Credit card

The code uses sha256 to hash the secret key, then uses aes-256 (aes
cipher with a 256-bit key) in cbc mode which means cipher block
chaining. This does not mean you are using a 256-bit key. If you hash
"1234" you have at BEST a 8 bit or so key. I would use a string that
is randomly generated using strong random sources and make it a long
string.

The cipher used is symmetric so if the server encrypts the cc number
it can also decrypt it. You probably do not want thatcas anyone who
can get your database probably has your code too.

Really, huge problems always occur when someone who knows little of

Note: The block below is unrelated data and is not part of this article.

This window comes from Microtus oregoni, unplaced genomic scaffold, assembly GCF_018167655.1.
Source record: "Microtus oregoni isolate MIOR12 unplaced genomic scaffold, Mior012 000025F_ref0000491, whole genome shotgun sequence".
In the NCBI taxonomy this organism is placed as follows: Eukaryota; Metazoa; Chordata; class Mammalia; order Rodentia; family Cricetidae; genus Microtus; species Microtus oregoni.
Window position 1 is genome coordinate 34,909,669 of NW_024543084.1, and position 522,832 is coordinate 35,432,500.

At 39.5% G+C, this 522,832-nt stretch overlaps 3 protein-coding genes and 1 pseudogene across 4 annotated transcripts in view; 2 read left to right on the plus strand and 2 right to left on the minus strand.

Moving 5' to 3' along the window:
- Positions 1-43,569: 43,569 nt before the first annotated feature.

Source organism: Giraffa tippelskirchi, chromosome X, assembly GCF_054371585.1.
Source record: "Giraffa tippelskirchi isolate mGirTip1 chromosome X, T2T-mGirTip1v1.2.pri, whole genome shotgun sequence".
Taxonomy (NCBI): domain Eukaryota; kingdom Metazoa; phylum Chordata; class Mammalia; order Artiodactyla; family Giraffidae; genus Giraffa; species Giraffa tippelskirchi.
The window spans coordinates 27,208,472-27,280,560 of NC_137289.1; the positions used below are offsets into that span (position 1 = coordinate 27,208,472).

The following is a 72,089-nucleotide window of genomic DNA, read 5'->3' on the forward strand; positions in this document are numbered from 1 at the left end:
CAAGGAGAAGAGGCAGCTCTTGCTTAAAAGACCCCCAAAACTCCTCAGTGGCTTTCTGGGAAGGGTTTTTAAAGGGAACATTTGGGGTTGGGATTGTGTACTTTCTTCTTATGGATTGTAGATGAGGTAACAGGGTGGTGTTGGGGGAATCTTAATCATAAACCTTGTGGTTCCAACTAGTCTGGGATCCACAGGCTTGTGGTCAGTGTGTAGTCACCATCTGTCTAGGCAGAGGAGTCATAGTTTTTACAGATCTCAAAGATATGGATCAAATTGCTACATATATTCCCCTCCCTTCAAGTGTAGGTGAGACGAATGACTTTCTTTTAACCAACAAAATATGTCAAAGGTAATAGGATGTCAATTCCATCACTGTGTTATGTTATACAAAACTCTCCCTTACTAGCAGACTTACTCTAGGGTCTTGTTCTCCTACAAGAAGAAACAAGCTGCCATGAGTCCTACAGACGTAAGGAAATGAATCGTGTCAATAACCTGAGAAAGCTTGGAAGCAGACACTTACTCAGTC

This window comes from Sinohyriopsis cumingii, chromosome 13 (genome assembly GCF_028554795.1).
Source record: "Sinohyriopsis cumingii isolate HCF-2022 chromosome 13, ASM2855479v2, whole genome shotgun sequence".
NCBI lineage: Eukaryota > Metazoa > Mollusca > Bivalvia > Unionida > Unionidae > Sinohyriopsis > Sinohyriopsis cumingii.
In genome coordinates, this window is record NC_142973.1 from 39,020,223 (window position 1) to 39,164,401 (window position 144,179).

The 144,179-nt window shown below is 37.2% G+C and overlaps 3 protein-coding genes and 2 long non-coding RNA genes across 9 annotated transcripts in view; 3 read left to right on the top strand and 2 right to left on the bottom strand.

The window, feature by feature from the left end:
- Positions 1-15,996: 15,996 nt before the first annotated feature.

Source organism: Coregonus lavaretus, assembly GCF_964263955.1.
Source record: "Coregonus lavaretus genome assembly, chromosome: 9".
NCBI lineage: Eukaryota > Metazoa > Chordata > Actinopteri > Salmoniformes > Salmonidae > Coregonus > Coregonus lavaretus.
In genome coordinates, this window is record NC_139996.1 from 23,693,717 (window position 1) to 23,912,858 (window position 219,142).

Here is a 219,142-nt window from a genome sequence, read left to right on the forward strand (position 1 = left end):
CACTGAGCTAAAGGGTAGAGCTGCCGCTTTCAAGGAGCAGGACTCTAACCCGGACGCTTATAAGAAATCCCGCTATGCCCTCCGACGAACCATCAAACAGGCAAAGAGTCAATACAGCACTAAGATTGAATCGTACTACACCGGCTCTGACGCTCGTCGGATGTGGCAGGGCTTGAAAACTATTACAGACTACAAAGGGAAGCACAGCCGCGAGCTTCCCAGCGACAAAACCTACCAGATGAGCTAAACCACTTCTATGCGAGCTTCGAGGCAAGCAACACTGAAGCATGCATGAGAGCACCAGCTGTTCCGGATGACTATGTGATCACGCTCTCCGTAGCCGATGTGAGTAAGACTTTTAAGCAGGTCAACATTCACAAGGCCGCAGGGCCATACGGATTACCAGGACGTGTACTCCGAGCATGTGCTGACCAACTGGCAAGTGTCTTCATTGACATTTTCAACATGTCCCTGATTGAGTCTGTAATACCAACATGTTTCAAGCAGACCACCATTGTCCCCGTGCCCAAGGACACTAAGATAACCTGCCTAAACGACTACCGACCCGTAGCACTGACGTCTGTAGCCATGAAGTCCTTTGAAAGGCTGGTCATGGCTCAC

cryptosystems and how to apply them runs off and writes something.
This is now meant as an insult. I believe if you need this
functionality the questions you are asking lead me to believe you are
not yet ready to do it yourself.

--Michael

I agree with Michael above. Start by reading "Applied Cryptography" by
Bruce Schneier (http://www.schneier.com/).

Best regards, Ricardo

There are certain laws and guidelines about storing credit cards. First, any credit card that is stored on your machine that is stolen without being a certified server runs the risk of not being covered by insurance and you could be held liable.

Just don’t store credit card numbers. Store the transaction ID, it’s just as good to do pre-auths, purchases, and returns, but you won’t be able to do 1-click ordering with saved credit cards. If do you, then research it more on Google for PCI Compliance.

Nathaniel.